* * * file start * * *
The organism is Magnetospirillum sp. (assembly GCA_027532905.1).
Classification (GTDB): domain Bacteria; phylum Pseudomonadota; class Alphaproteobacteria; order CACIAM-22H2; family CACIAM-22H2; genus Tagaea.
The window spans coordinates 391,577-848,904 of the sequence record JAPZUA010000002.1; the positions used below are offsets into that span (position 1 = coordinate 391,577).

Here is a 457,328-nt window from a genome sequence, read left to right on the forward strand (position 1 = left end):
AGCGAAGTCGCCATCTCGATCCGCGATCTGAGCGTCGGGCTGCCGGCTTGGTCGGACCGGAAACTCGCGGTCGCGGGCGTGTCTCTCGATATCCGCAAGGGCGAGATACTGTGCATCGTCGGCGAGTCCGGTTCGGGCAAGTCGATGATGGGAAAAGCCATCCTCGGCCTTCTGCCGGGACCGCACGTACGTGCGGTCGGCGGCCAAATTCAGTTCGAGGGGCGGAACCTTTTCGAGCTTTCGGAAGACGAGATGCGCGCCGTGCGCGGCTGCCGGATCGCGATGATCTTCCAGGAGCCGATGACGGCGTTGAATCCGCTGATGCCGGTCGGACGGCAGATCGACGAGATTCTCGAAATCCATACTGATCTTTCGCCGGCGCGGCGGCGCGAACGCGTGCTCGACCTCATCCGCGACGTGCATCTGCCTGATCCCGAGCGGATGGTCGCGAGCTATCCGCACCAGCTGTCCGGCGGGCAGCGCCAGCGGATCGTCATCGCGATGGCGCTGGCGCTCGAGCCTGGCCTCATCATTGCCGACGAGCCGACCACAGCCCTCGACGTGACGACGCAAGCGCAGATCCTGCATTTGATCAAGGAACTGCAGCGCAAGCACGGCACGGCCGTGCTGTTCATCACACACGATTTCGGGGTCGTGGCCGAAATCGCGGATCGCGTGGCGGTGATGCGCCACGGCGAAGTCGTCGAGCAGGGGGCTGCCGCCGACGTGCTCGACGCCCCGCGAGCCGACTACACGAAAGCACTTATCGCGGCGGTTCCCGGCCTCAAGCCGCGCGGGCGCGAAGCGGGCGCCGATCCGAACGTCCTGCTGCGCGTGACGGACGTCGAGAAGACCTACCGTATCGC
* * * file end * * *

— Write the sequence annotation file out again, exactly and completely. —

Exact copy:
The organism is Magnetospirillum sp. (assembly GCA_027532905.1).
Classification (GTDB): domain Bacteria; phylum Pseudomonadota; class Alphaproteobacteria; order CACIAM-22H2; family CACIAM-22H2; genus Tagaea.
The window spans coordinates 391,577-848,904 of the sequence record JAPZUA010000002.1; the positions used below are offsets into that span (position 1 = coordinate 391,577).

Here is a 457,328-nt window from a genome sequence, read left to right on the forward strand (position 1 = left end):
AGCGAAGTCGCCATCTCGATCCGCGATCTGAGCGTCGGGCTGCCGGCTTGGTCGGACCGGAAACTCGCGGTCGCGGGCGTGTCTCTCGATATCCGCAAGGGCGAGATACTGTGCATCGTCGGCGAGTCCGGTTCGGGCAAGTCGATGATGGGAAAAGCCATCCTCGGCCTTCTGCCGGGACCGCACGTACGTGCGGTCGGCGGCCAAATTCAGTTCGAGGGGCGGAACCTTTTCGAGCTTTCGGAAGACGAGATGCGCGCCGTGCGCGGCTGCCGGATCGCGATGATCTTCCAGGAGCCGATGACGGCGTTGAATCCGCTGATGCCGGTCGGACGGCAGATCGACGAGATTCTCGAAATCCATACTGATCTTTCGCCGGCGCGGCGGCGCGAACGCGTGCTCGACCTCATCCGCGACGTGCATCTGCCTGATCCCGAGCGGATGGTCGCGAGCTATCCGCACCAGCTGTCCGGCGGGCAGCGCCAGCGGATCGTCATCGCGATGGCGCTGGCGCTCGAGCCTGGCCTCATCATTGCCGACGAGCCGACCACAGCCCTCGACGTGACGACGCAAGCGCAGATCCTGCATTTGATCAAGGAACTGCAGCGCAAGCACGGCACGGCCGTGCTGTTCATCACACACGATTTCGGGGTCGTGGCCGAAATCGCGGATCGCGTGGCGGTGATGCGCCACGGCGAAGTCGTCGAGCAGGGGGCTGCCGCCGACGTGCTCGACGCCCCGCGAGCCGACTACACGAAAGCACTTATCGCGGCGGTTCCCGGCCTCAAGCCGCGCGGGCGCGAAGCGGGCGCCGATCCGAACGTCCTGCTGCGCGTGACGGACGTCGAGAAGACCTACCGTATCGC